Do we really want to hide in the safety of long-dead Jesus who can ask nothing of us and never “interfere” in our lives? Apparently many people do.

But for those willing to accept the idea that “He Is Risen!” it is, perhaps, time to understand what that means and seek him out. He lives and wants us to share everything with him.

Are we ready for that?

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What Child is This?


More than 2000 years ago, a child was born in a manger in Bethlehem. What that means for us is something we’ve discussed ever since.

For Christians, the explanation starts as a birthday. We can explain it to children and join them in singing “Happy Birthday” to Jesus. People of all faiths, or none, can say it marks the birth of the founder of an important world religion.

But all of those explanations fall short when you examine Christian claims about the meaning of the day. In the third century, Christianity changed, almost overnight, from a highly persecuted religion to the official state religion of the Roman Empire. Christian leaders were called together to explain the beliefs of the faith.

The first question was: Who is Jesus? They had been willing to die for their faith and many had been maimed. They were trying to put into words the faith which was so important to them. In answering the first question, they found themselves using words they could not fully explain or understand.

Mathematicians use the terms “Infinity” and “Imaginary numbers.” They mean something but are hard to explain. The church leaders were trying to explain something more amazing than Mathematics: God. They also used words which made sense but are hard to explain.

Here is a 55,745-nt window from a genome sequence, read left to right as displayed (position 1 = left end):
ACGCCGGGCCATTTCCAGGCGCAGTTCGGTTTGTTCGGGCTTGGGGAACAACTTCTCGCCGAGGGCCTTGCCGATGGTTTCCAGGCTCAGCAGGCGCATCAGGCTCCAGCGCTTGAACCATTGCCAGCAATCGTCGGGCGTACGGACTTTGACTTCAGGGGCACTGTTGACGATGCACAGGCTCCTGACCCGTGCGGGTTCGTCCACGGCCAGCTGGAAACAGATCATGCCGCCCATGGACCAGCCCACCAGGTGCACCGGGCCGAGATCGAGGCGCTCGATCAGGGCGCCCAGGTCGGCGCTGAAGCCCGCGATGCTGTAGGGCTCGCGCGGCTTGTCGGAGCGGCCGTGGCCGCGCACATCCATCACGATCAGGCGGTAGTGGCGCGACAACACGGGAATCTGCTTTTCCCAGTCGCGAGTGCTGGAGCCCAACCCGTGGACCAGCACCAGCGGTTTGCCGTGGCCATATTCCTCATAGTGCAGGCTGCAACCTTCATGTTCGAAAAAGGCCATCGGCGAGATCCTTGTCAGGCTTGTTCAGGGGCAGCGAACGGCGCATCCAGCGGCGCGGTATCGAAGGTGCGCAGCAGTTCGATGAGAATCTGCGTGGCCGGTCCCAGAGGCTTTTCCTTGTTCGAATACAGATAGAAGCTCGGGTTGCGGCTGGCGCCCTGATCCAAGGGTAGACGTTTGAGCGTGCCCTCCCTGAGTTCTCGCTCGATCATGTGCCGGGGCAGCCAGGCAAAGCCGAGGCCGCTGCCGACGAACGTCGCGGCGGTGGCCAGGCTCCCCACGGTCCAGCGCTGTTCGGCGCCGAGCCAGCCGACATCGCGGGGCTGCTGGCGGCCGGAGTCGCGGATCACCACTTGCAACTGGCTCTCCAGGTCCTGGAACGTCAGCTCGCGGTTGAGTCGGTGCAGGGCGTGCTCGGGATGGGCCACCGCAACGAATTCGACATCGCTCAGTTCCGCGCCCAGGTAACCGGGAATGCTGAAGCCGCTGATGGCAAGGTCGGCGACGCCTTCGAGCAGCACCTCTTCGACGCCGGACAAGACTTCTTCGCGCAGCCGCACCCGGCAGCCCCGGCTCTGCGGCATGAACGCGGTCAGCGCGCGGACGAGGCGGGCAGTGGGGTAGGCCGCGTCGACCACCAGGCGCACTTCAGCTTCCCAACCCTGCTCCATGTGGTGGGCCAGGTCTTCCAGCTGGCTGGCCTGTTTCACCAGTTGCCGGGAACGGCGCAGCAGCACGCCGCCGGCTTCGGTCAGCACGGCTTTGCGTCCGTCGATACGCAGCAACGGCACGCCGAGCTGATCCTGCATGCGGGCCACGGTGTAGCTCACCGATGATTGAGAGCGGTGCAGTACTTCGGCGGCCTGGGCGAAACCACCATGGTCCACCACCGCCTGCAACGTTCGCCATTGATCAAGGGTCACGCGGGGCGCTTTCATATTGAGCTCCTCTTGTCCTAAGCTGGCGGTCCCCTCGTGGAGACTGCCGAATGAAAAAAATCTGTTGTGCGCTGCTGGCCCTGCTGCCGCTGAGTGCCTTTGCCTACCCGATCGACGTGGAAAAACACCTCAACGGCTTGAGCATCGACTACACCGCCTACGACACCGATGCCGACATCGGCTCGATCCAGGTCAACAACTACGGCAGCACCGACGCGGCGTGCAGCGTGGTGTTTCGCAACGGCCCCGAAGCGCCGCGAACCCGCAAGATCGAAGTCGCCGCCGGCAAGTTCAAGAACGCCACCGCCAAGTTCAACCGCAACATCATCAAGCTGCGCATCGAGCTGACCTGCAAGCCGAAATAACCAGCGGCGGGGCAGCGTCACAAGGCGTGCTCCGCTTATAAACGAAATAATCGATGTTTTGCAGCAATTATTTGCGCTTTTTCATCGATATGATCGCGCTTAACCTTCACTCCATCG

They said the baby, Jesus, was “fully God and fully man.”  That means the birth we celebrate at Christmas is the appearance of God into our existence as a human being. If we believe this, it changes the way we view God, the universe and humanity.

The Christian leaders, being versed in Jewish Scriptures, believed that God created the universe. It was not just a collection of material that somehow led to the creation of life.

But even then, how do we understand God if God comes into our universe as one of us? He came not as a triumphant ruler, but as a helpless baby. What kind of God would do this?

First it rules out a childish God who made a toy he could play with and discard. Such a God might look for reasons to stomp on his creatures.  We would have to try to follow all the rules and hope he didn’t see us.

It also rules out a more adult but detached God.  Some see God as a watch-maker who created the universe and lets it proceed on its own. He might come back some day and decide whether to keep it or wipe it out and start over. But this God is somewhat disinterested. Human beings are only amusing as an experiment.

Even our greatest minds find this somewhat satisfying. Albert Einstein said, “I believe in Spinoza’s God, who reveals himself in the lawful harmony of all that exists, but not in a God who concerns himself with the fate and the doings of mankind.”

This is a reasonable understanding of God, but, amazingly, God is unreasonable, or beyond our reason. The appearance of God in our universe is beyond our comprehension. We have seen artists who paint themselves as one of the crowd, but that doesn’t come close.

A member of the Divine Trinity came to Earth as one of us. He did not do it as an experiment or to “lord it” over us. He came because we needed it. But what did we need?